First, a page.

The American Bulldog is a very loyal animal and because of its natural guarding instincts can be wary, reserved and on occasion aggressive towards strangers it does not know. It is very important that you PROPERLY socialize this breed from an early age so that these problems do not occur. However, the American Bulldog requires that it be socialized in a very proper and specific manner, so make sure you acquire the needed knowledge.
All in all, the bulldog makes for an excellent pet and animal, but just like any other breed of dog requires training knowledge that is specifically tailored towards this breed. American Bulldog training does not have to be a chore, and while it can sometimes be extensive, it can also be a lot of fun for both you and your pet. The rewards of getting it "right" with this breed are extensive, so take the time and put in the effort to gain the needed knowledge to properly train this breed.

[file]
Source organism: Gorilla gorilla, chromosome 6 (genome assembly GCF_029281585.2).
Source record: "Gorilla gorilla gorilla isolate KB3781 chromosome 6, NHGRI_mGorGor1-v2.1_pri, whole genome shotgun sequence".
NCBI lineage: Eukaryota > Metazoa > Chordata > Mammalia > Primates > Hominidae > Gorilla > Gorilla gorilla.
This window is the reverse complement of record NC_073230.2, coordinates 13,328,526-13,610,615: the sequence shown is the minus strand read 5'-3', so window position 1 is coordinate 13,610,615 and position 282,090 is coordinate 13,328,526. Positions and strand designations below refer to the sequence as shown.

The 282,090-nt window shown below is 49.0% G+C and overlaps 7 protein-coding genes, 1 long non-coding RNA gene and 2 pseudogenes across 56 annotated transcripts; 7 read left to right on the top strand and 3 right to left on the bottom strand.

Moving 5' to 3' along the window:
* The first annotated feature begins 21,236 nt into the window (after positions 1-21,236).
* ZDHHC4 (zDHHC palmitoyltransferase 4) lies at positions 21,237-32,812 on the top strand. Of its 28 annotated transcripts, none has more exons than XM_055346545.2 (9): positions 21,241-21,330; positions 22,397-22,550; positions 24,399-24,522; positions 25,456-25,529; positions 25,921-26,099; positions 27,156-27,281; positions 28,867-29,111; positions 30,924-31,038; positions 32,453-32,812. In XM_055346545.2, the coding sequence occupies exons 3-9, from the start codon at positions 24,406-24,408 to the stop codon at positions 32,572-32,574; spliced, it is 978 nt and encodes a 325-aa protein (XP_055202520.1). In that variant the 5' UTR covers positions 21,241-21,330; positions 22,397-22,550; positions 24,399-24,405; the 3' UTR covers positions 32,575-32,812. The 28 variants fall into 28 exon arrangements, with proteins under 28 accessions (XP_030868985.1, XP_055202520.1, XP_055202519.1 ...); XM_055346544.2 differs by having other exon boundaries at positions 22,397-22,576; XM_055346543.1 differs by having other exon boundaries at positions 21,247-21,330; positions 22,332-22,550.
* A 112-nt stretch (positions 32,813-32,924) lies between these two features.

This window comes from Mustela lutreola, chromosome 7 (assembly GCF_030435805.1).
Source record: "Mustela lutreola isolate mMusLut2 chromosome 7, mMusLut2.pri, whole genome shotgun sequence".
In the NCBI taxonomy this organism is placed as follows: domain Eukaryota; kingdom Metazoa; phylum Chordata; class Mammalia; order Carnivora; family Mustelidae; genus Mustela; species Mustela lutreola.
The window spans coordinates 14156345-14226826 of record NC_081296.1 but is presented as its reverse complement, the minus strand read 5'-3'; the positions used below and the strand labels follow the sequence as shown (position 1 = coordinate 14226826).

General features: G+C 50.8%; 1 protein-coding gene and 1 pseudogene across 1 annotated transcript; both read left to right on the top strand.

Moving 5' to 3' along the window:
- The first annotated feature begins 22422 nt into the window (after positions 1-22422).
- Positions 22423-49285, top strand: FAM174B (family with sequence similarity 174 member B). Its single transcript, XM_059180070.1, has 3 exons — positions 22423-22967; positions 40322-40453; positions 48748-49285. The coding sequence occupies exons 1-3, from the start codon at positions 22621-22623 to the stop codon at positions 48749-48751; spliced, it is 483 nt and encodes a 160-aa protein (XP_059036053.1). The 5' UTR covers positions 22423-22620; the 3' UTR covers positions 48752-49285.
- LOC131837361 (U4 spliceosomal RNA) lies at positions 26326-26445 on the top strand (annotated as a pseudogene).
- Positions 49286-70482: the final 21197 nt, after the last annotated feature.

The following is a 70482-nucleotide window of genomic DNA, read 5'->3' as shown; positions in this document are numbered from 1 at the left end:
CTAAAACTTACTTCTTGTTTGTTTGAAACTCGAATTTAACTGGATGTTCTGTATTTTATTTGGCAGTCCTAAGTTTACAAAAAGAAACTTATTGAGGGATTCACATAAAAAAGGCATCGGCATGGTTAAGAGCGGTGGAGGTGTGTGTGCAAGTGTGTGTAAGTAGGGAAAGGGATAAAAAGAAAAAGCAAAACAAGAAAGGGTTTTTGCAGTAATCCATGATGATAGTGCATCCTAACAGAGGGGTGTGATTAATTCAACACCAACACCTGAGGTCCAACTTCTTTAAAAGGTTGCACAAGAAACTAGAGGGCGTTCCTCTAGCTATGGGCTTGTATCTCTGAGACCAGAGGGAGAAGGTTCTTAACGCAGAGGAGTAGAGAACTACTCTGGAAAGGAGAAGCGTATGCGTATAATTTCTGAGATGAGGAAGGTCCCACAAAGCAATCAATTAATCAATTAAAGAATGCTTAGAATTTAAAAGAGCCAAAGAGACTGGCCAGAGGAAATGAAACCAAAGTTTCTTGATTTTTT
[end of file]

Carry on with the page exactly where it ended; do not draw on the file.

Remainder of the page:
I can guarantee that you'll have trouble with your American Bulldog if you do not acquire the specialized knowledge to properly undergo American Bulldog training. Don't ruin the chance of receiving the reward of such a wonderful dog, train them right from the get go! Visit http://www.americanbulldogtrainer.com/letter.html.
When looking for which dog breed to choose for your family, there are always several issues to take into consideration. Jesse and Harley, who are brother and sister, are the first Australian shepherd dogs we've had in our family, and I must say, I am very impressed by this breed of dog.
When Harley was a puppy and had chewed her squeaky ball to a frazzle, I put it in the bathroom sink to temporarily get it out of sight before I could throw it away. I didn't want any of the loosened rubber to get lodged down her throat. I heard a scrambling noise behind me and lo and behold, Harley had managed to scramble up the side of the bathroom cabinets and was joyfully standing in the sink, retrieving her ball!